Copts Under Seige
It is not news that this is not a good time to be a Christian in the Arab world (the kidnapping of two Orthodox bishops on April 22 in Syria reinforced awareness of that); but as Arab Spring revolutions struggle to evolve into representative governments, often with the moral and practical support of the United States, expectations must be made clear about the treatment of religious minorities in the future Arab republics. Nowhere has the situation of Christians become more precarious than in Egypt, a vital ally of the United States and a major recipient of U.S. foreign aid that presumably remains susceptible to American diplomatic pressure.
A spate of mob attacks since the beginning of April resulted in the killing of a number of Copts and, most alarmingly, included a prolonged assault on St. Mark’s Coptic Orthodox Cathedral in Cairo, abetted, some eyewitnesses said, by Egyptian security forces. President Mohamed Morsi and his Muslim Brotherhood allies quickly condemned the sectarian violence. But the Coptic Orthodox Pope Tawadros II said Egypt’s Christians are tired of promises, especially when the soothing words of official leaders fail to contest the threats and calumny spouted by the nation’s Salafist firebrands.
“The president assured us personally that he would do everything to protect the cathedral...but in reality this was not the case,” Pope Tawadros told a private television station. “We have seen enough committees being formed. We want action, not words.”
Pope Tawadros is correct that the time for words has passed. That injunction applies to the U.S. State Department as much as it does to the Morsi government. The United States must do more than issue tepid statements of condolences to Copt families and vague expressions of concern to President Morsi. It should be clear that the United States is watching and that Egypt’s crucial foreign aid flow is on the line.
Who's Minding the Children?
The social support network in the United States has been assembled painstakingly since the Great Depression. Universal health care took far too long to pass and still faces deep resistance. And there is little chance that another crucial piece of government assistance—quality affordable child care—will receive legislative support any time soon. Yet expanded child care would have both economic and social benefits. More women would enter the work force if they had a safe, reliable place to leave their children during work hours. And studies have shown that when workers have access to quality care for their children, they are more effective at work. Good child care is also a key factor in helping to move people out of poverty. Early childhood education has been shown, time and again, to improve prospects for children later in life.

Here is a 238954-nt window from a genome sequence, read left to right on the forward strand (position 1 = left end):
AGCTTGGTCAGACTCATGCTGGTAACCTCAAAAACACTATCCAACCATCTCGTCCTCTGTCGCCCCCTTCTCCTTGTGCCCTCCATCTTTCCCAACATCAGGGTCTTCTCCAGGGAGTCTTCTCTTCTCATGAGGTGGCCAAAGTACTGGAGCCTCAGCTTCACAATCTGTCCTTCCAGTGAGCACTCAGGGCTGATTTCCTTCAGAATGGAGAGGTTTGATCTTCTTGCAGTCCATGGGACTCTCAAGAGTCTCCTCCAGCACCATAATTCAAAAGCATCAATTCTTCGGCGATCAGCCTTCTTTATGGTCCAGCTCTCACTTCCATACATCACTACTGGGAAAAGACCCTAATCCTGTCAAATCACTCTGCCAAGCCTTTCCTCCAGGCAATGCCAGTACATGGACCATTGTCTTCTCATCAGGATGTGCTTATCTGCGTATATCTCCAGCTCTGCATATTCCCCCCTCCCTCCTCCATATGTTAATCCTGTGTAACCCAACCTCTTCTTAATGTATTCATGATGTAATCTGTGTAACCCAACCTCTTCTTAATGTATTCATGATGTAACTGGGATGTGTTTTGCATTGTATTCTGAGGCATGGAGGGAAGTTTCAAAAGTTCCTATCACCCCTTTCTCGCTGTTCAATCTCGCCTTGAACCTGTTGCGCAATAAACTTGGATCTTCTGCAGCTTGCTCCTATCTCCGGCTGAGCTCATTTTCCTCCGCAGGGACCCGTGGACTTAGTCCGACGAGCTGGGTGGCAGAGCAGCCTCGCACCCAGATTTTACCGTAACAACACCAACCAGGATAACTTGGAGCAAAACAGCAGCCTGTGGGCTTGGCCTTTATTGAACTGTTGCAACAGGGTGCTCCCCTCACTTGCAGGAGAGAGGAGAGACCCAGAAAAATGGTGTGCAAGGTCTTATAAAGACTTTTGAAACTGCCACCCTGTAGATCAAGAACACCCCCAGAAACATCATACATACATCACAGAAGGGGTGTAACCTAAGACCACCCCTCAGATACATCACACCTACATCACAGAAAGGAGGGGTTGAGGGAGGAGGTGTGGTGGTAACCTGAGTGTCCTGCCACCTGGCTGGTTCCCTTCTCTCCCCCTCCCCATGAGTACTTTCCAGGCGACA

Some lawmakers have been reluctant to embrace universal child care because it has the whiff of Scandinavian-style socialism. Yet as Jonathan Cohn reports in The New Republic (“The Hell of American Day Care,” 4/29), the U.S. government has a proven record of providing child care. One of the most successful initiatives took place during World War II, when the demands of war led more women to enter the workforce. That child care program was shut down after the war despite the pleas of children’s advocates. Today the child care program run by the Defense Department is seen as a “model for the nation.” Women are signing up to serve in the military, and the government is stepping up to take care of their children. Why can’t Congress do the same for the rest of America’s women?
Eyes Wide Shut
Google is developing a technology, known as Google Glass, that would place a digital interface right before your eyes. No need to fumble for your smartphone—directions, contacts, local restaurant listings would all be accessible from a glass interface that responds to voice commands. The technology could be a boon to many. Travelers could ask and receive language translations on the fly. People with hearing disabilities could have conversations transcribed for easy reading. Drivers would be able to keep their eyes on the road rather than on their GPS device.
Google Glass sounds like a breakthrough piece of technology, but how it will affect social interaction? Eleven years ago, Apple introduced the iPod, and soon everyone was enclosed in an audio cocoon. Our ears were sealed. Will Google Glass seal off our eyes as well? Social events are already compromised by the constant buzz and clamor of smartphones. Digital eyewear could very well make our lives easier, but it could make us more distant from one another as well.
The key is to master the technology rather than let it master us. Over the last 15 years, the pace of change has been so rapid it may take time to learn to use our devices properly. Technology can connect us with friends and make our work life more efficient; it can also take time away from family and prayer. Sometimes it will be necessary to turn off the phone, shut down the tablet, take off our glasses—and let conversation begin.